Leadership in an Aging World:
Creating Futures through Innovation, Integration, and Impact
What is gerontology?
Gerontology is a multidisciplinary field made up of social scientists, biologists, healthcare professionals, economists, and others who focus on aging. Students in gerontology are typically those pursuing skills and credentials to advance in their careers and businesses, although some students pursue a more academic approach to this exciting field of study. Gerontology includes:
- The study of physical, mental, and social changes in people as they age.
- The investigation of the changes in society resulting from our aging population.
- The application of this knowledge to policies and programs.
Our society is aging rapidly. This demographic trend contributes to the importance of our work as gerontologists, as well as opportunities for students with graduate degrees in gerontology.
What can I do with a degree in gerontology?
Gerontologists work directly with older persons in a wide variety of programs and services in the community. Others work on behalf of older persons in areas such as advocacy and teaching about aging. Some professionals find that their advanced understanding of aging allows them to tap into broader market segments with more success and provide better services to an older clientele.
"I am not exaggerating when I say that while my undergraduate degree in recreation therapy gave me a solid yet narrow base in the field of aging, my graduate degree in gerontology allowed me to truly start a productive and engaging career."
Jenna Kilawee, Manager of the Terrace, Episcopal Homes, St. Paul, MN
An advanced degree in the field of gerontology can benefit newcomers as well as advanced professionals in a wide variety of programs and services:
For more information on career opportunities and options in the field of gerontology, visit Careers in Aging.
Listen to Sonya Carney, a student in the Gerontology program, explain how interacting with students from other areas in the field of aging studies has been a major benefit to her learning.
Will the skills I learn help me advance in my career?
The Great Plains IDEA Gerontology program is 100% online and endeavors to graduate leaders in gerontology. In fact, our mission statement is “Leadership in an Aging World: Creating Futures Through Innovation, Integration, and Impact.” Our degree will give you a broad range of skills essential for leadership in gerontology. No matter what field you are currently in, our curriculum will teach you to:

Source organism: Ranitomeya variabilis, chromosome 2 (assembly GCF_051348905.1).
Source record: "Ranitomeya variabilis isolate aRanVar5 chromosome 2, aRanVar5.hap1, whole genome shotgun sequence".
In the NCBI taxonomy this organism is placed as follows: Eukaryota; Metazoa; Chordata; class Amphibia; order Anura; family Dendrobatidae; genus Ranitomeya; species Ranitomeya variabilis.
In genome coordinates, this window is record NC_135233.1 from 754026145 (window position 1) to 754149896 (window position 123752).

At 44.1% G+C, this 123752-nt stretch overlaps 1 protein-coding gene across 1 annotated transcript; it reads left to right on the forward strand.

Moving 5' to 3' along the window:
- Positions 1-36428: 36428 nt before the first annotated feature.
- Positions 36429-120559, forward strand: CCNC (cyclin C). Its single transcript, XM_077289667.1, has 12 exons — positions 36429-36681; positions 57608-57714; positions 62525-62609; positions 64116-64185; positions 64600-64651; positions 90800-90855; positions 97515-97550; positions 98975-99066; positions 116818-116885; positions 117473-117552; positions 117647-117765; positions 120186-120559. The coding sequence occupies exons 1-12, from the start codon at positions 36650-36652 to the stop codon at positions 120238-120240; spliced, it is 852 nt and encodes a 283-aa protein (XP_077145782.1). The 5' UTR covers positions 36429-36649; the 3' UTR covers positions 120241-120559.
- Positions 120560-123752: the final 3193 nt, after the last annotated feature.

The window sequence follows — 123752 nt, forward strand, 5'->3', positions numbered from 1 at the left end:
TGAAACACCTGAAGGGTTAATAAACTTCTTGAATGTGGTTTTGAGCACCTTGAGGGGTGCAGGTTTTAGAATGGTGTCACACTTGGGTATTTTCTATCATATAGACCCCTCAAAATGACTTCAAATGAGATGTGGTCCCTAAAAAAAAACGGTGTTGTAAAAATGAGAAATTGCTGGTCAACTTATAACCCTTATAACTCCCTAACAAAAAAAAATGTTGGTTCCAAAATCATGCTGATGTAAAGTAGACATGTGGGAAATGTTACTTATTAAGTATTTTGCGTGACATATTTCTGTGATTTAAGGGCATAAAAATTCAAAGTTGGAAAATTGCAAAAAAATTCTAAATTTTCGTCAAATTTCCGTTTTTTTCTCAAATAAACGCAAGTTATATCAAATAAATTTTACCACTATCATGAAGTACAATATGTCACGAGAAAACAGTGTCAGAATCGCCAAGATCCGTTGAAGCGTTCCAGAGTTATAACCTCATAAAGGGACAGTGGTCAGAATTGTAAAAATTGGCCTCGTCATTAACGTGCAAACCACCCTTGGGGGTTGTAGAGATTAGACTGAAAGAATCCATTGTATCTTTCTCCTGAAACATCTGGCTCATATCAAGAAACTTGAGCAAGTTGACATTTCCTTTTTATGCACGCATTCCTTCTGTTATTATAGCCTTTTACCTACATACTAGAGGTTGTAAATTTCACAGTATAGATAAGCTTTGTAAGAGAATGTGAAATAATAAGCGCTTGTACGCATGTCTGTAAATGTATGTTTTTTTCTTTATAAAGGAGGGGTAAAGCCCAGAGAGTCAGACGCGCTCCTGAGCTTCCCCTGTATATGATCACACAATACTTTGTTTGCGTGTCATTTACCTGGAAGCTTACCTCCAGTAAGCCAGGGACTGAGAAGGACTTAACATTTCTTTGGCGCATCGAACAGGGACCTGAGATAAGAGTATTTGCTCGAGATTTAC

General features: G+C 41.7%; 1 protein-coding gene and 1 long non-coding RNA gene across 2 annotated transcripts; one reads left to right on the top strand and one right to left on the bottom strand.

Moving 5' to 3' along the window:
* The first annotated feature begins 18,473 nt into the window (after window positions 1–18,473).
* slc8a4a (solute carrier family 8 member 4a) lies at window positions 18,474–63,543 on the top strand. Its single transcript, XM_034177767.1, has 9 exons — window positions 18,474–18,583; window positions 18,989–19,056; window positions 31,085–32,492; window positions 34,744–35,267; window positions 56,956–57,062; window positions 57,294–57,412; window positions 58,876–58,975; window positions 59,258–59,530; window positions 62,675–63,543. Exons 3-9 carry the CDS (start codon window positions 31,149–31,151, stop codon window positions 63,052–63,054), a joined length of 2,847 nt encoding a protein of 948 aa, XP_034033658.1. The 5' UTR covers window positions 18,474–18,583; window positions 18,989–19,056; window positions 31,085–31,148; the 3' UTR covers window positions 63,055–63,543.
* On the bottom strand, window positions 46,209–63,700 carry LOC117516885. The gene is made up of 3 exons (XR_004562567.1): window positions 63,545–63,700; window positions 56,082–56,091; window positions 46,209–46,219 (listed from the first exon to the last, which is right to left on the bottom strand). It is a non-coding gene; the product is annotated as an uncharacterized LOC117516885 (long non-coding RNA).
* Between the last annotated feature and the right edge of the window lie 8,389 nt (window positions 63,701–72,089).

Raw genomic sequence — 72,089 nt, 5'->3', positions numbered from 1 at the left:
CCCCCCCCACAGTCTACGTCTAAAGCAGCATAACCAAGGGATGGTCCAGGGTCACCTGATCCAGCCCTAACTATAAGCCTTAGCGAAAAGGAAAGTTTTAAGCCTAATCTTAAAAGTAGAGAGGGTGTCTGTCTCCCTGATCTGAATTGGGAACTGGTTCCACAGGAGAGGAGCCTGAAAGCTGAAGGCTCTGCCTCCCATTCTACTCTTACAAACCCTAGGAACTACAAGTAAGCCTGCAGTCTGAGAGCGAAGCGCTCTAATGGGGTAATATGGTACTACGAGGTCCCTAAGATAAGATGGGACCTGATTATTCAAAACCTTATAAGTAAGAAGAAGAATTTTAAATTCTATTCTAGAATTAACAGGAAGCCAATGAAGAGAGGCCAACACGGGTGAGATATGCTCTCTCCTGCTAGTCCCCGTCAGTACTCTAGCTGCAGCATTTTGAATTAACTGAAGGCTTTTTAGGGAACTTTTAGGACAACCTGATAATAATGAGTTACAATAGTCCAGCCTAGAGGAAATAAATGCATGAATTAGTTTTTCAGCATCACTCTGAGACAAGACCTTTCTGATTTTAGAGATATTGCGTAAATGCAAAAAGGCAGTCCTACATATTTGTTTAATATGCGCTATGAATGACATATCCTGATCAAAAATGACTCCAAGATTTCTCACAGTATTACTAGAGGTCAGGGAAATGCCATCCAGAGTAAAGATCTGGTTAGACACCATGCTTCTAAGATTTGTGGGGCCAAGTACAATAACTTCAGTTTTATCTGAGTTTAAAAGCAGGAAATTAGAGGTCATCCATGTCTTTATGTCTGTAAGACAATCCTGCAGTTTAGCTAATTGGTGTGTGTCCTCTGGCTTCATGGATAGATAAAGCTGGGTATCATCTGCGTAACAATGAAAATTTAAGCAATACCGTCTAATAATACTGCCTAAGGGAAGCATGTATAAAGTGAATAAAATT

- Identify the needs associated with aging through all levels from the micro (individual) to the macro (society).
- Advocate for elders by working globally at the policy level or working one-on-one with older adults.
- Demonstrate how to relate course materials to real-world experiences.
- Navigate the complicated world of money management, retirement options, the cost of health care, and more.
- Understand design principles that allow older adults to continue living in their own homes.
- Identify and utilize health systems to afford elders the highest level of quality of life.
- Motivate older adults to take personal responsibility for their own health and wellness.
Explore the interactive Course Planner to learn more about our courses.
Am I right for this program?
This program is perfect for those who:
- Enjoy working with and for older adults.
- Recognize the needs of a population that is more heavily balanced toward the aging side.
- Are currently working in an aging service field but would like to enhance skills, knowledge, and credentials.
- Are passionate about improving the quality of life for people as they age.
How do I choose a home university?
Through Great Plains IDEA, seven universities work together to offer a master's degree and a graduate certificate in the field of gerontology. The university you choose to be your home university is where you will enroll, pay tuition, and receive your diploma. Each university has slightly different requirements.
As you consider which university to call home, consult each university about these potential differences:
- The number of required courses varies by institution, which may result in fewer electives.
- Degree and certificate titles vary by university.
- Admissions timelines and requirements may vary.
A master's degree in the field of gerontology will equip you with skills to improve the lives of older adults and their families.
A graduate certificate is perfect for continuing education credits or to advance in your career.